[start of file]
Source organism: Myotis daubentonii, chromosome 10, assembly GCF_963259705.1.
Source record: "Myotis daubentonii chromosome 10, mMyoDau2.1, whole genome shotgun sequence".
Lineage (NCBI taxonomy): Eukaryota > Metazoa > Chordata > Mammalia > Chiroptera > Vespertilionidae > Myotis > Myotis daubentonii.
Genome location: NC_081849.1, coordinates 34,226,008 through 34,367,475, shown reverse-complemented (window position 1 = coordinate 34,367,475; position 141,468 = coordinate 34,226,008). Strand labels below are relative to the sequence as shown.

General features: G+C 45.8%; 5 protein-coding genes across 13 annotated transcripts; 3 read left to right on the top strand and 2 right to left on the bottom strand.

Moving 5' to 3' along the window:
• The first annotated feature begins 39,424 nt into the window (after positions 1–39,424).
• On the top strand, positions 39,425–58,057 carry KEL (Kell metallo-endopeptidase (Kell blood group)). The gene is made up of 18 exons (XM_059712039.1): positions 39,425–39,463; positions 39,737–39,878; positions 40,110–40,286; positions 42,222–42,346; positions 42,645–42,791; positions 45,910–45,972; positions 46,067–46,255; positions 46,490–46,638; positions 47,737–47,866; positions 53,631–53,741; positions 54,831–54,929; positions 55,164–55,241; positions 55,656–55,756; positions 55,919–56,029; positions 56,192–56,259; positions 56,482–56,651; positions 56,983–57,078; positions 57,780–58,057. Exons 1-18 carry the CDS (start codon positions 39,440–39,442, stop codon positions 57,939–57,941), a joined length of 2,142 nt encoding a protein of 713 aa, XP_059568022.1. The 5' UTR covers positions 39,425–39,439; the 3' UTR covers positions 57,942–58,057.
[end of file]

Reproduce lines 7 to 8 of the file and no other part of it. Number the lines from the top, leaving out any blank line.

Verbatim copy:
• The first annotated feature begins 39,424 nt into the window (after positions 1–39,424).
• On the top strand, positions 39,425–58,057 carry KEL (Kell metallo-endopeptidase (Kell blood group)). The gene is made up of 18 exons (XM_059712039.1): positions 39,425–39,463; positions 39,737–39,878; positions 40,110–40,286; positions 42,222–42,346; positions 42,645–42,791; positions 45,910–45,972; positions 46,067–46,255; positions 46,490–46,638; positions 47,737–47,866; positions 53,631–53,741; positions 54,831–54,929; positions 55,164–55,241; positions 55,656–55,756; positions 55,919–56,029; positions 56,192–56,259; positions 56,482–56,651; positions 56,983–57,078; positions 57,780–58,057. Exons 1-18 carry the CDS (start codon positions 39,440–39,442, stop codon positions 57,939–57,941), a joined length of 2,142 nt encoding a protein of 713 aa, XP_059568022.1. The 5' UTR covers positions 39,425–39,439; the 3' UTR covers positions 57,942–58,057.